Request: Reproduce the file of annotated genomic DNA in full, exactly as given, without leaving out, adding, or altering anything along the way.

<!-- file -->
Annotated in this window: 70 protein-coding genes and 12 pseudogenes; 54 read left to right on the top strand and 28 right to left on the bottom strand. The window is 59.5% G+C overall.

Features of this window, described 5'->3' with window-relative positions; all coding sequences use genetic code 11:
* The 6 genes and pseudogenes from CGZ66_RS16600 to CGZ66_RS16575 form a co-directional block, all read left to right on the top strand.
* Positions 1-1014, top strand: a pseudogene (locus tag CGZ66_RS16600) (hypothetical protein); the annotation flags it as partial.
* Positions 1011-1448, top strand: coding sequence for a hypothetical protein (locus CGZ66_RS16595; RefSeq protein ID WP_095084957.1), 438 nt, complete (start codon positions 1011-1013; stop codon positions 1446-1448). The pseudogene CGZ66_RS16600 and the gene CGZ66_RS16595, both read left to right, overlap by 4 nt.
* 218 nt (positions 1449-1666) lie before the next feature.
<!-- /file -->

Annotated in this window: 70 protein-coding genes and 12 pseudogenes; 54 read left to right on the top strand and 28 right to left on the bottom strand. The window is 59.5% G+C overall.

Features of this window, described 5'->3' with window-relative positions; all coding sequences use genetic code 11:
* The 6 genes and pseudogenes from CGZ66_RS16600 to CGZ66_RS16575 form a co-directional block, all read left to right on the top strand.
* Positions 1-1014, top strand: a pseudogene (locus tag CGZ66_RS16600) (hypothetical protein); the annotation flags it as partial.
* Positions 1011-1448, top strand: coding sequence for a hypothetical protein (locus CGZ66_RS16595; RefSeq protein ID WP_095084957.1), 438 nt, complete (start codon positions 1011-1013; stop codon positions 1446-1448). The pseudogene CGZ66_RS16600 and the gene CGZ66_RS16595, both read left to right, overlap by 4 nt.
* 218 nt (positions 1449-1666) lie before the next feature.